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Household Satellite Account activities

The HHSA has been divided into a number of smaller projects covering the different areas of activity.

The outputs relate to providing housing, transport, nutrition, clothing and laundry services, childcare, adult care and voluntary work.

They are journeys, meals, children looked after, etc.

The related inputs are purchases of goods and services, use of equipment and time/labour.

This page presents an outline of this work. More detail on individual projects can be found in the download files Complete Household Satellite Account and Household Satellite Account methodology.

UK Account

This brings together the estimates of the output of housing, transport, nutrition, clothing & laundry services, childcare, adult care and voluntary activity, and shows the related inputs of intermediate consumption and household capital, and the calculation of gross and net value added.

It also shows the adjustments that must be made to the National Accounts Gross Domestic Product estimates, if the HHSA estimates were to be combined with them.


The volume and value of clean, warm, furnished, maintained accommodation provided by owner-occupier households have been estimated, as well as the provision of furnishings and maintenance - cleaning, gardening and DIY - by tenants.

Part of the value of housing is an input into projects where the accommodation costs are included in the price used to value the output, such as residential care of the elderly.


The volume and value of the total distance travelled by groups have been estimated.

This includes all transport provided by the household - by car, motor bike, bicycle and other private vehicles, and on foot, but excludes travel for its own sake, for example, walking for exercise or pleasure.

Data on the purpose of the journeys indicates how much transport is used in the other projects, for example, transport related to food shopping is a component of the nutrition project.


The volume and value of meals and hot drinks prepared in the home have been estimated.

The meals are valued according to the main ingredients, whether they include a starter and/or dessert and whether they are for adults or children (under 10).

Part of the output of nutrition is an input to projects where the cost of meals is included in the price used to value the output, for example, continuous care of the elderly.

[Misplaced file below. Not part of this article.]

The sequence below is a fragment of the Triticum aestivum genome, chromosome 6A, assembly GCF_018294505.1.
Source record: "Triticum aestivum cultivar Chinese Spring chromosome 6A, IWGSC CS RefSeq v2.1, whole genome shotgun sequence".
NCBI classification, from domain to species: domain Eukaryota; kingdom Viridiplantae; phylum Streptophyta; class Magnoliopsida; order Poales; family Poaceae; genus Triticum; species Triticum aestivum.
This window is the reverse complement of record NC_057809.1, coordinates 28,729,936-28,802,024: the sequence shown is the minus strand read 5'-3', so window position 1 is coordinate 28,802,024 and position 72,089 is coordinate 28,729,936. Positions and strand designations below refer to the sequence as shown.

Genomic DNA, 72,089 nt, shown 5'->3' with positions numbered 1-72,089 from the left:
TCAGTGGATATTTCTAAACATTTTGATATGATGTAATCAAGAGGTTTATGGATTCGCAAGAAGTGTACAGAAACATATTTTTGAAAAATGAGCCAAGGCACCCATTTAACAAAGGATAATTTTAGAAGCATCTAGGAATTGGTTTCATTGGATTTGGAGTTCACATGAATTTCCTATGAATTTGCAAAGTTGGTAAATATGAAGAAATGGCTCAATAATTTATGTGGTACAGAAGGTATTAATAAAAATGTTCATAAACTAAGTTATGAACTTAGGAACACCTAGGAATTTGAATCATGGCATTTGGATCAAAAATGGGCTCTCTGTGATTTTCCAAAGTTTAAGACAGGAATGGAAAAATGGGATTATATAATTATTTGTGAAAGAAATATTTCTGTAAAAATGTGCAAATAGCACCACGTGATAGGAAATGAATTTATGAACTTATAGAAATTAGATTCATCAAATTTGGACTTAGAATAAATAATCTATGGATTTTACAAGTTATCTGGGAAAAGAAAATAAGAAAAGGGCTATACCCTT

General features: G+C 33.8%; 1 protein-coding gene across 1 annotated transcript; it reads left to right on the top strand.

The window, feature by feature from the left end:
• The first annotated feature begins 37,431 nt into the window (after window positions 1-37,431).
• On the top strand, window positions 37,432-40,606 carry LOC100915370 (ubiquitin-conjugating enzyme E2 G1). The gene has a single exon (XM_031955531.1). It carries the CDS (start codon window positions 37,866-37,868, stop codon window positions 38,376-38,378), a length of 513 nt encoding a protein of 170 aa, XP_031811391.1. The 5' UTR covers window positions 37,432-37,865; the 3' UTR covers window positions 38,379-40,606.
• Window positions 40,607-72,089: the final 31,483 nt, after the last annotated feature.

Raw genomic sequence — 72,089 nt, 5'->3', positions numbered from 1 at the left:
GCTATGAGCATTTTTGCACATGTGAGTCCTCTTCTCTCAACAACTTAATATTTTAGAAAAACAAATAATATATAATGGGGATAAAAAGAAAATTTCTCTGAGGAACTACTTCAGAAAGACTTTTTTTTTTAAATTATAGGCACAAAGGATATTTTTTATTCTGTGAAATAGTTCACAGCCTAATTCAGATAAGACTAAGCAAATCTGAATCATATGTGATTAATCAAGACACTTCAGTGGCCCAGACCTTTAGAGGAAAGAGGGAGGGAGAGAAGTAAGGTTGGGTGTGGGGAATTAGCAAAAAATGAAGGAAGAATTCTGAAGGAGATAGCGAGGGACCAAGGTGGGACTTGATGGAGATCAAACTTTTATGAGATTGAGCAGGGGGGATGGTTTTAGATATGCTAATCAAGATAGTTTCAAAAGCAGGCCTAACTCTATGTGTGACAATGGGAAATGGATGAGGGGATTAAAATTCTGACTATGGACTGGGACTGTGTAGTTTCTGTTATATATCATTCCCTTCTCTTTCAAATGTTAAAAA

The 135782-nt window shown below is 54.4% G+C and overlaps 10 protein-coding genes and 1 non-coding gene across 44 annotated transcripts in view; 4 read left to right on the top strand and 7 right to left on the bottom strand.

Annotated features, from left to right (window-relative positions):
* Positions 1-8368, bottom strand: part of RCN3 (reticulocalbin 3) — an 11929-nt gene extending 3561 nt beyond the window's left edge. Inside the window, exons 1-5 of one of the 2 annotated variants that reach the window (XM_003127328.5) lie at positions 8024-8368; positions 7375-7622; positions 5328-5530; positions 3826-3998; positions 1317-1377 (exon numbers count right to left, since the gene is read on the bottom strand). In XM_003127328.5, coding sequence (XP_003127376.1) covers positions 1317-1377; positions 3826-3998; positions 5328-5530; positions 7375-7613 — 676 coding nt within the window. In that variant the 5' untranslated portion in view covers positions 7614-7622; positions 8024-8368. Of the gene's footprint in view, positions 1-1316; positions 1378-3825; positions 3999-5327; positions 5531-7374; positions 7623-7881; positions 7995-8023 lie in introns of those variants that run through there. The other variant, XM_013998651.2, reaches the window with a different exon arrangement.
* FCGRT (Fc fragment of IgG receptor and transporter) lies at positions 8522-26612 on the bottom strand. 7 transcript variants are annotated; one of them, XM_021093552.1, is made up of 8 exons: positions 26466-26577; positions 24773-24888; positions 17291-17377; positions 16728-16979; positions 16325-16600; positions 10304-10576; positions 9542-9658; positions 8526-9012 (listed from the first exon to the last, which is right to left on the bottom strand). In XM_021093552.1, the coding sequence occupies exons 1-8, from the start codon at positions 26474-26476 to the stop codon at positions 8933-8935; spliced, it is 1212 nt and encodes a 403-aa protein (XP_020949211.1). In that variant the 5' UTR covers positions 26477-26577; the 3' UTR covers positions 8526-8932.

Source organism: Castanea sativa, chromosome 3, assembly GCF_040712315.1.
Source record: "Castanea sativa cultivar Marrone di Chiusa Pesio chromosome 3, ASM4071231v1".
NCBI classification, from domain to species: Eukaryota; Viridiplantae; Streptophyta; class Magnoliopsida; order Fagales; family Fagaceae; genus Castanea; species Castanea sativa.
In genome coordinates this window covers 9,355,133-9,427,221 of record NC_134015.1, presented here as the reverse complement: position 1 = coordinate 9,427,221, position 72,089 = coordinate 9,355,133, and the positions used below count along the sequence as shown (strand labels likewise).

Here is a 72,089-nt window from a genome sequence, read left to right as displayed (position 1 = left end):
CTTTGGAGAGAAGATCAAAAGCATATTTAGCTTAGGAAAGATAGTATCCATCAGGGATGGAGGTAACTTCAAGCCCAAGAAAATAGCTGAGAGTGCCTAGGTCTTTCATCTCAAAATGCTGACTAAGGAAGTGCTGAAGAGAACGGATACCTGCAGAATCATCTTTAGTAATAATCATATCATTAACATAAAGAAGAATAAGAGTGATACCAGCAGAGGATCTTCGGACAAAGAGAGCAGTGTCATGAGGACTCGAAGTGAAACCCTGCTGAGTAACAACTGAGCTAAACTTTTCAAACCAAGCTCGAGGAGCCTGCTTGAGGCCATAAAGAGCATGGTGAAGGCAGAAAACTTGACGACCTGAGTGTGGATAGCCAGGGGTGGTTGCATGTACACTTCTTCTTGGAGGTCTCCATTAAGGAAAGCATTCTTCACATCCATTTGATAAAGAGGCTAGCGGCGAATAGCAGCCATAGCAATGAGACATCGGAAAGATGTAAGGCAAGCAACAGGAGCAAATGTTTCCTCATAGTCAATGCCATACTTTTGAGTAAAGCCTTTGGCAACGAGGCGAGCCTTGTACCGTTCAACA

Clothing and Laundry Services

The value of garments produced in the home has been estimated, but, due to the nature of the calculation, there is no volume estimate.

Both the volume and value of washing and ironing have also been estimated.


The volume and value of informal childcare have been estimated, using information on formal care in playgroups, nurseries, schools, clubs and by paid carers, and assumptions about the total amount of supervision that is required for different age groups.

Adult care

The volume and value of informal adult care have been estimated, according to whether the care is continuous or non-continuous.

Non-continuous care has been categorised by the type and frequency of care given.

Whenever care is from family, friends and neighbours, it is included in this estimate.

Voluntary activity

The volume and value of unpaid activity for or on behalf of a voluntary organisation has been estimated using an input approach, that is, measuring the hours provided by households, rather than the outputs produced by volunteers.

Voluntary activity includes, for example, serving on a committee, running a Guide company or helping with a sports club, and has been categorised into three broad types of activity.

Intermediate consumption

The value of what households purchase, in order to produce the outputs listed above, has been estimated.

This includes anything that is either used up or altered in the course of production, fvor example, cooking ingredients, washing powder, etc.

Household capital

The value of the consumption of capital used in the household production process has been estimated. Household capital includes items such as dishwashers, washing machines, cars and owner-occupied dwellings.


The time spent on different household production activities has been estimated using the UK 2000 Time Use survey.

The input of time is linked to the appropriate outputs and other inputs, in order to calculate the effective return to labour.

This programme of work is part of the National Statistics economy theme.

It is also related to the National Statistics social & welfare theme.

Information on the household sector is available within the National Accounts.

Content from the Office for National Statistics.
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